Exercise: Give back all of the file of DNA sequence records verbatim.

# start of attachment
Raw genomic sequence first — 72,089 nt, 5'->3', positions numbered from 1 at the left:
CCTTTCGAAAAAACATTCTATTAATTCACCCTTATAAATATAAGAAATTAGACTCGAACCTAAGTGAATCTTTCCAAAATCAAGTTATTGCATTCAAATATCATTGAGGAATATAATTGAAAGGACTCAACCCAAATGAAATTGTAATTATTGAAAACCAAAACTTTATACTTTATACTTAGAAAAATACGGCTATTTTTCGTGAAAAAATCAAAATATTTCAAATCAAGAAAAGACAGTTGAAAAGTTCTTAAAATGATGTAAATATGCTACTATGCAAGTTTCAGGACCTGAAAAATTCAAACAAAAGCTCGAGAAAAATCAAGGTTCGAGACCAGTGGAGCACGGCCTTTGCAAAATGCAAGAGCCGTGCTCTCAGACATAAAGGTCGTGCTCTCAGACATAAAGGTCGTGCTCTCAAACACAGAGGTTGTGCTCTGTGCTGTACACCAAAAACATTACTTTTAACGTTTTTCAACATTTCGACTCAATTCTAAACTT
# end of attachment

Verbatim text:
Raw genomic sequence first — 72,089 nt, 5'->3', positions numbered from 1 at the left:
CCTTTCGAAAAAACATTCTATTAATTCACCCTTATAAATATAAGAAATTAGACTCGAACCTAAGTGAATCTTTCCAAAATCAAGTTATTGCATTCAAATATCATTGAGGAATATAATTGAAAGGACTCAACCCAAATGAAATTGTAATTATTGAAAACCAAAACTTTATACTTTATACTTAGAAAAATACGGCTATTTTTCGTGAAAAAATCAAAATATTTCAAATCAAGAAAAGACAGTTGAAAAGTTCTTAAAATGATGTAAATATGCTACTATGCAAGTTTCAGGACCTGAAAAATTCAAACAAAAGCTCGAGAAAAATCAAGGTTCGAGACCAGTGGAGCACGGCCTTTGCAAAATGCAAGAGCCGTGCTCTCAGACATAAAGGTCGTGCTCTCAGACATAAAGGTCGTGCTCTCAAACACAGAGGTTGTGCTCTGTGCTGTACACCAAAAACATTACTTTTAACGTTTTTCAACATTTCGACTCAATTCTAAACTT